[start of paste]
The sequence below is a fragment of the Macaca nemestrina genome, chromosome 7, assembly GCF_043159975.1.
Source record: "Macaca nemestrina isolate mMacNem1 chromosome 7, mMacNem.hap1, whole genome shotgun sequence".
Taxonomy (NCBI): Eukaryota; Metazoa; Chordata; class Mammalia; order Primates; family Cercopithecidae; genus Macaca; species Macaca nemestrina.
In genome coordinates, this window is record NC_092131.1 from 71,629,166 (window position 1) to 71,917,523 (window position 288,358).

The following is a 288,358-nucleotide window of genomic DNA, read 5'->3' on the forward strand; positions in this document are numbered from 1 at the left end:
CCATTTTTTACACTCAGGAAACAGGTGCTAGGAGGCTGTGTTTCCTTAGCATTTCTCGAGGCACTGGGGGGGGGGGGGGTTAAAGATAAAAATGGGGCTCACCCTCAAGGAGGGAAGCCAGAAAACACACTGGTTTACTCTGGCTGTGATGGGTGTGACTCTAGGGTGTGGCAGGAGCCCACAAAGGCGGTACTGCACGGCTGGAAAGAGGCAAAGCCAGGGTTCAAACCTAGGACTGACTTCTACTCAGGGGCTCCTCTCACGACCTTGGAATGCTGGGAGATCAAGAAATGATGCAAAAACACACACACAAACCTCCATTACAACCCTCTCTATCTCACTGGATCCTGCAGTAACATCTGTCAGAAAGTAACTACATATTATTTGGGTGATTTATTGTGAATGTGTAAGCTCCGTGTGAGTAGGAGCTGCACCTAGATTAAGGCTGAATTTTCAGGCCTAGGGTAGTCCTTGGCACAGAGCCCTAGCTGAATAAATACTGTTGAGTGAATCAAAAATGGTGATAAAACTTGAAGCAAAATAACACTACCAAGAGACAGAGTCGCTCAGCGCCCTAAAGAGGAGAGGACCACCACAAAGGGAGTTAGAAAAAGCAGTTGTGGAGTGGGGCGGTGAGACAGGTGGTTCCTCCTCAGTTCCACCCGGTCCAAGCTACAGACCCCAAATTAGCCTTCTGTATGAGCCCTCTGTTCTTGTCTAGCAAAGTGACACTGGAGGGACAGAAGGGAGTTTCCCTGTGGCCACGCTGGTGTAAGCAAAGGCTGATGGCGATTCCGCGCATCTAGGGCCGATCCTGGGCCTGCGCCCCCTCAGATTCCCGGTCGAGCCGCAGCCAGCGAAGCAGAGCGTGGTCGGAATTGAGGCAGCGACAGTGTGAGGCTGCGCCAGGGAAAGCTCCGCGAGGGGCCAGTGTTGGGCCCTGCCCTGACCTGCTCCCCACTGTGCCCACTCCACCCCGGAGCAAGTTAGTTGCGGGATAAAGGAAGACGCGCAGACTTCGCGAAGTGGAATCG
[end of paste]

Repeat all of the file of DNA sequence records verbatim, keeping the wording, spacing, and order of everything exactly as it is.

The sequence below is a fragment of the Macaca nemestrina genome, chromosome 7, assembly GCF_043159975.1.
Source record: "Macaca nemestrina isolate mMacNem1 chromosome 7, mMacNem.hap1, whole genome shotgun sequence".
Taxonomy (NCBI): Eukaryota; Metazoa; Chordata; class Mammalia; order Primates; family Cercopithecidae; genus Macaca; species Macaca nemestrina.
In genome coordinates, this window is record NC_092131.1 from 71,629,166 (window position 1) to 71,917,523 (window position 288,358).

The following is a 288,358-nucleotide window of genomic DNA, read 5'->3' on the forward strand; positions in this document are numbered from 1 at the left end:
CCATTTTTTACACTCAGGAAACAGGTGCTAGGAGGCTGTGTTTCCTTAGCATTTCTCGAGGCACTGGGGGGGGGGGGGGTTAAAGATAAAAATGGGGCTCACCCTCAAGGAGGGAAGCCAGAAAACACACTGGTTTACTCTGGCTGTGATGGGTGTGACTCTAGGGTGTGGCAGGAGCCCACAAAGGCGGTACTGCACGGCTGGAAAGAGGCAAAGCCAGGGTTCAAACCTAGGACTGACTTCTACTCAGGGGCTCCTCTCACGACCTTGGAATGCTGGGAGATCAAGAAATGATGCAAAAACACACACACAAACCTCCATTACAACCCTCTCTATCTCACTGGATCCTGCAGTAACATCTGTCAGAAAGTAACTACATATTATTTGGGTGATTTATTGTGAATGTGTAAGCTCCGTGTGAGTAGGAGCTGCACCTAGATTAAGGCTGAATTTTCAGGCCTAGGGTAGTCCTTGGCACAGAGCCCTAGCTGAATAAATACTGTTGAGTGAATCAAAAATGGTGATAAAACTTGAAGCAAAATAACACTACCAAGAGACAGAGTCGCTCAGCGCCCTAAAGAGGAGAGGACCACCACAAAGGGAGTTAGAAAAAGCAGTTGTGGAGTGGGGCGGTGAGACAGGTGGTTCCTCCTCAGTTCCACCCGGTCCAAGCTACAGACCCCAAATTAGCCTTCTGTATGAGCCCTCTGTTCTTGTCTAGCAAAGTGACACTGGAGGGACAGAAGGGAGTTTCCCTGTGGCCACGCTGGTGTAAGCAAAGGCTGATGGCGATTCCGCGCATCTAGGGCCGATCCTGGGCCTGCGCCCCCTCAGATTCCCGGTCGAGCCGCAGCCAGCGAAGCAGAGCGTGGTCGGAATTGAGGCAGCGACAGTGTGAGGCTGCGCCAGGGAAAGCTCCGCGAGGGGCCAGTGTTGGGCCCTGCCCTGACCTGCTCCCCACTGTGCCCACTCCACCCCGGAGCAAGTTAGTTGCGGGATAAAGGAAGACGCGCAGACTTCGCGAAGTGGAATCG